Since I’m a little too scattered to offer anything very deep, I’m highlighting the workshop offerings at this year’s convention. There are some really good programs on tap, creatively rethinking how church works in a changing world. Best of all, they’re all free, online, and open to anyone. Please check them out below and consider signing up.
I’m heading out on vacation tomorrow morning, returning for church on Sunday, September 20. Mr Paul Ehling, St. Luke’s ministry intern, is graciously filling in for me this Sunday. Thank you, Paul!
Because I’ll be gone, our usual Wednesday programs (Bible study and 5 p.m. Eucharist) are on hold this week, meeting next on Wednesday the 23rd.
If you have pastoral care needs while I’m away, please contact Karen (507-288-2469, gouldk@stlukesepiscopal.org) or one of St. Luke’s Wardens. They’ll get you connected to what you need.


ECMN Convention Workshops
Saturday, September 26th, 10:00am – 2:45pm
Leaders from ECMN will take those priorities and contextualize them, sharing their experience and lessons learned as they’ve taken action on their own journeys.
(Zoom meetings –  register and participate)

Discipleship for a New Era of Christian Mission

The Rev. Blair Pogue, St. Matthew’s, St. Paul
At this time of great challenge and opportunity it is important to focus on how the church can participate in God’s mission to share the Gospel of Jesus in life-giving ways with others. We must focus on the one thing the church can and must do: apprenticing people into the way of Jesus through the regular study of holy scripture, theological reflection, and spiritual practices. In order to learn more about what God is up to in their neighborhoods, clergy and lay leaders must engage in small experiments in forming Christian community in new ways and places. Church leaders will need to recruit and equip others to do this work. In this workshop, Blair Pogue will share her learnings from twenty years working with laity in the area of adult Christian formation. How can we equip the people entrusted to our care and help them develop an imagination for what the Holy Spirit is up to in their neighborhoods?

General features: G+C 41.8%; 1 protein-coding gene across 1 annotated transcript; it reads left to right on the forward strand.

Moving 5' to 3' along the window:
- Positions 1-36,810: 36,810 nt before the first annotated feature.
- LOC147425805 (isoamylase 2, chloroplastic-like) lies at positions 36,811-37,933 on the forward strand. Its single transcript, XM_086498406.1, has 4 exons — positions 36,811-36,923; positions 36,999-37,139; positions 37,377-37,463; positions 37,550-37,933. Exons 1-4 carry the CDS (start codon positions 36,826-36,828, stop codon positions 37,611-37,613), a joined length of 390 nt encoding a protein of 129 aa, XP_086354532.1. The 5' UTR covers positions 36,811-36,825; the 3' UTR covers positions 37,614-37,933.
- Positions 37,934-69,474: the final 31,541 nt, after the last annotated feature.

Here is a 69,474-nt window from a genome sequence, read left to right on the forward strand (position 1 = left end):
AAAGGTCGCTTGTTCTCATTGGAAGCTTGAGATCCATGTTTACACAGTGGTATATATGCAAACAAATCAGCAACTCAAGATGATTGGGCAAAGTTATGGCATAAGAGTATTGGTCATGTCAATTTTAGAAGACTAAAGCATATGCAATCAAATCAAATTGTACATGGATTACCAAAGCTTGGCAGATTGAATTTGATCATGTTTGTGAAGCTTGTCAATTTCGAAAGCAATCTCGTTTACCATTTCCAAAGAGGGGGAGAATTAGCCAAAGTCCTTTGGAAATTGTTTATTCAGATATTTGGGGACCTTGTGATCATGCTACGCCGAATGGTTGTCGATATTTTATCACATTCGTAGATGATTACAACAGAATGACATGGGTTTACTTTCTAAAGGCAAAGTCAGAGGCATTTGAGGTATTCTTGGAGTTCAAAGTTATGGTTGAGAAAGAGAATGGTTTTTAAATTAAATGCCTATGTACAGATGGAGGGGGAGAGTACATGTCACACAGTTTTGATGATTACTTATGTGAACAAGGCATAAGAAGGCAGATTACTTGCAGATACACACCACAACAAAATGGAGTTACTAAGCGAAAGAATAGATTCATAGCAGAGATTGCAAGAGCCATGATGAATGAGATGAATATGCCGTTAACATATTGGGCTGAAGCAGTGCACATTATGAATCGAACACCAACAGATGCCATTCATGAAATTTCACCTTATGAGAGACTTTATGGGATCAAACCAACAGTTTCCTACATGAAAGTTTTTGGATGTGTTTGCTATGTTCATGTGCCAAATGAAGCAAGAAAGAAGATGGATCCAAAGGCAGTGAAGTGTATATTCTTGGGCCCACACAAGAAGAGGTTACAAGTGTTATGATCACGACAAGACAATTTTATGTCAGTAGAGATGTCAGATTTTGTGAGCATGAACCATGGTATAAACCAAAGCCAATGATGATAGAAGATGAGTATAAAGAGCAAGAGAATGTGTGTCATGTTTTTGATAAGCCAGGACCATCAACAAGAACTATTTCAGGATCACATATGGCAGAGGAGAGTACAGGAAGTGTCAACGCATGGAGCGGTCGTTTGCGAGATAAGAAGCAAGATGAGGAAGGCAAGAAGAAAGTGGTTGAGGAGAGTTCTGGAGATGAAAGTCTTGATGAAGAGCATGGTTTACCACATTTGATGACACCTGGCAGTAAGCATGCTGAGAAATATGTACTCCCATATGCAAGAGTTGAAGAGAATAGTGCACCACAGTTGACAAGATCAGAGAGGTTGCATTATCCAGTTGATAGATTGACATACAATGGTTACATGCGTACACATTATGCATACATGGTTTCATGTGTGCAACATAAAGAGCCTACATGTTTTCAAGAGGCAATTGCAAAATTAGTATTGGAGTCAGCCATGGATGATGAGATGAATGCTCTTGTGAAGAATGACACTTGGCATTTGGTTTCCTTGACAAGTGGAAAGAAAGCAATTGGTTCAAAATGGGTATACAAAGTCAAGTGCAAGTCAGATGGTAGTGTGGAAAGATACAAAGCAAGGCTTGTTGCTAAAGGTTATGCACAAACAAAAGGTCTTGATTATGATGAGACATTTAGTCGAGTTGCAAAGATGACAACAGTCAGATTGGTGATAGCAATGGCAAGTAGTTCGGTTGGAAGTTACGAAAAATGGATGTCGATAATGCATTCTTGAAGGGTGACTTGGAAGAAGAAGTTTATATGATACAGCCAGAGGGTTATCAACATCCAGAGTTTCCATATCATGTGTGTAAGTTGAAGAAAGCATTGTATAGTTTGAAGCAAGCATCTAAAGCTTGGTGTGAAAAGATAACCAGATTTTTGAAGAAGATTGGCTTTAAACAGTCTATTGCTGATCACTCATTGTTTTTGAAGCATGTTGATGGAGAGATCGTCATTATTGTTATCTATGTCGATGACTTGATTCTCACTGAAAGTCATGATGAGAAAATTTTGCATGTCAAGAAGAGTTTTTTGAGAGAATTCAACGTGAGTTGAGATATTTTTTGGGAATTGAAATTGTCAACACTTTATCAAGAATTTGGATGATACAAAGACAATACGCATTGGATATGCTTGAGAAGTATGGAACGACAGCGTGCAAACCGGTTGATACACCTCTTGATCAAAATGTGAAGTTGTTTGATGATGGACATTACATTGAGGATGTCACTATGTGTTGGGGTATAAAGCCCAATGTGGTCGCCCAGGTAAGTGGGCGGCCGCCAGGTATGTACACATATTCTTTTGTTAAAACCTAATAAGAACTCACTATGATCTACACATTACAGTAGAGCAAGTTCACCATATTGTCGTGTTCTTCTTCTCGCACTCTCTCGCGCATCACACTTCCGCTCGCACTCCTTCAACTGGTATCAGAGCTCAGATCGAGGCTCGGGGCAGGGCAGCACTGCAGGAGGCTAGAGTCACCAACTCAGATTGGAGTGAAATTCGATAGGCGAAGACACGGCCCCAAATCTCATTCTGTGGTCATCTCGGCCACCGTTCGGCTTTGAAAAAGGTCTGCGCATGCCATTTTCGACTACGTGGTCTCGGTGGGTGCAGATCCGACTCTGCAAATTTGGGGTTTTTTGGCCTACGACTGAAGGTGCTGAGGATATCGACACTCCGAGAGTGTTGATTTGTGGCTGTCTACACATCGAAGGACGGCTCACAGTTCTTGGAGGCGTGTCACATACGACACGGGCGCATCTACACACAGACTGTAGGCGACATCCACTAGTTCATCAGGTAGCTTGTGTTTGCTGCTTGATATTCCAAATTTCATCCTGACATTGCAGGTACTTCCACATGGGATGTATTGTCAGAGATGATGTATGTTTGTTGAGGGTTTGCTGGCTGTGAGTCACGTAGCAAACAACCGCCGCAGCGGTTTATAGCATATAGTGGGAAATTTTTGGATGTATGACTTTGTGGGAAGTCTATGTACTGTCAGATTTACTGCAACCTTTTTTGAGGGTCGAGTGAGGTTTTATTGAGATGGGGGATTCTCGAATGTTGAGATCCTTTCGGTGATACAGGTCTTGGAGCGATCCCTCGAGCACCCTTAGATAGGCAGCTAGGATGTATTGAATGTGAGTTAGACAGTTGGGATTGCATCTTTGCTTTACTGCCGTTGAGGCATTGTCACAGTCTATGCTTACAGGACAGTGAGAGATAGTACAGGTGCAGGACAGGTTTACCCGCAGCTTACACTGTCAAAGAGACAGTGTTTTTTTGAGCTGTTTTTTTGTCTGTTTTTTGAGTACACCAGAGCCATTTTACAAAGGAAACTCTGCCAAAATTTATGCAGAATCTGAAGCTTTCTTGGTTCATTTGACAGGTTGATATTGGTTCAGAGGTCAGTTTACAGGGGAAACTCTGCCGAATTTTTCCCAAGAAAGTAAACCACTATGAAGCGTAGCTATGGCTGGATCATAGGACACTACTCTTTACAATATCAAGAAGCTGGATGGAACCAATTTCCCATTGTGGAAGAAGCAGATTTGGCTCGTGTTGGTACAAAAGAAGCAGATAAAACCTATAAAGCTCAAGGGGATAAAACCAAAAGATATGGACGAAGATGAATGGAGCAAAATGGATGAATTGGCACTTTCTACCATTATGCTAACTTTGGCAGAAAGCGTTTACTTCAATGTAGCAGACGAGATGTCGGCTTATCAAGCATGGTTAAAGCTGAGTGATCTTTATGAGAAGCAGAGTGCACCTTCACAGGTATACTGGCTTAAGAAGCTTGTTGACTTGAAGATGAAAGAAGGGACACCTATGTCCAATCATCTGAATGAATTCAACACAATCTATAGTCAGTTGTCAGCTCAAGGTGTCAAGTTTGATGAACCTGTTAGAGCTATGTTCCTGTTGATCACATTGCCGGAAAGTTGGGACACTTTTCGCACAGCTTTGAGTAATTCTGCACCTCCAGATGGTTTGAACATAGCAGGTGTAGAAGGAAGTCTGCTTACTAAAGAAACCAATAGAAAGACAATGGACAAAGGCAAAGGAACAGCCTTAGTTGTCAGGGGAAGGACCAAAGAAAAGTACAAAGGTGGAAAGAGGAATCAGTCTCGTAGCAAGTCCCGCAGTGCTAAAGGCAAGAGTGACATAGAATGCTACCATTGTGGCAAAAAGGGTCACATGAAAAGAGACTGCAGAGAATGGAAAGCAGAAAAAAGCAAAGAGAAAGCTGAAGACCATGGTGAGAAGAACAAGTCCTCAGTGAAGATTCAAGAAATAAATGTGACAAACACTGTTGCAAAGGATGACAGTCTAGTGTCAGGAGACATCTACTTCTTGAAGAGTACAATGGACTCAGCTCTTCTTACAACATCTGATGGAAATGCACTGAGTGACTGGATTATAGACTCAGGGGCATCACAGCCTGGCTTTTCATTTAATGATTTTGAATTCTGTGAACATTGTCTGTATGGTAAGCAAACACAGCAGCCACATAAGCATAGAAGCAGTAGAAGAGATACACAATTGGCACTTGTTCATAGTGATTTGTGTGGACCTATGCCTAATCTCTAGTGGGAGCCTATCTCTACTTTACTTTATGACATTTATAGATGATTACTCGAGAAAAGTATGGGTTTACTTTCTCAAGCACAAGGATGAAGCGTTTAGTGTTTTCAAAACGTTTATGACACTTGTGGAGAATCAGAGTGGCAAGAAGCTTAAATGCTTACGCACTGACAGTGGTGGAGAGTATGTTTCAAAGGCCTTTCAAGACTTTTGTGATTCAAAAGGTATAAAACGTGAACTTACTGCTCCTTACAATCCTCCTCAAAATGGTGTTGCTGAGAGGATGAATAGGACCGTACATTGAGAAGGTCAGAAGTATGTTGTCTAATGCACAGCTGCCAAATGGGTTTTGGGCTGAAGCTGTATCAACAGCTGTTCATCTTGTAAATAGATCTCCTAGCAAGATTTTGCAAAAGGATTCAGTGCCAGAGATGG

Innovation and Vitality
The Rev. Mary Groening, St. Mary’s, Ely
The St. Mary’s Ely faith community began thriving when we made a conscious decision to stop caring about how many people showed up to church on Sunday, instead focusing on our gifts and how we might use them to share God’s love in the community around us.  Rather than being an obstacle, our small size pushed us out of our comfort zone-into the community, into close relationships with other small churches, into intentional, intergenerational worship-into a radical revisioning of what church really means.
Justice: Introduction to Sacred Ground: A Film-Based Dialogue Series on Race & Faith
Katrina Browne, Author of the Sacred Ground Curriculum
Rev. Isaiah Shaneequa Brokenleg – Staff Officer for Racial Reconciliation for The Episcopal Church
Sacred Ground is part of Becoming Beloved Community, The Episcopal Church’s long-term commitment to racial healing, reconciliation, and justice in our personal lives, our ministries, and our society. Sacred Ground is a dialogue series that has been offered by the national Church since 2019 for use by congregations via an adaptable curriculum that is available online. Small groups are invited to form and, together, to walk through chapters of U.S. history of race and racism, while weaving in threads of family story, economic class, and political and regional identity. The series is built around a powerful curriculum of documentary films and readings that focus on Indigenous, Black, Latino, and Asian/Pacific American histories as they intersect with European American histories. Participants are invited to peel away the layers that have contributed to the challenges and divides of the present day-all while grounded in our call to faith, hope, and love. This series is open to all. It is especially designed to help white people talk with other white people, to build capacity for interracial work for racial justice. This workshop will provide an overview of the curriculum and how it works to form circles. It will also provide a “mini” experience of Sacred Ground, using film clips to generate sacred sharing and listening.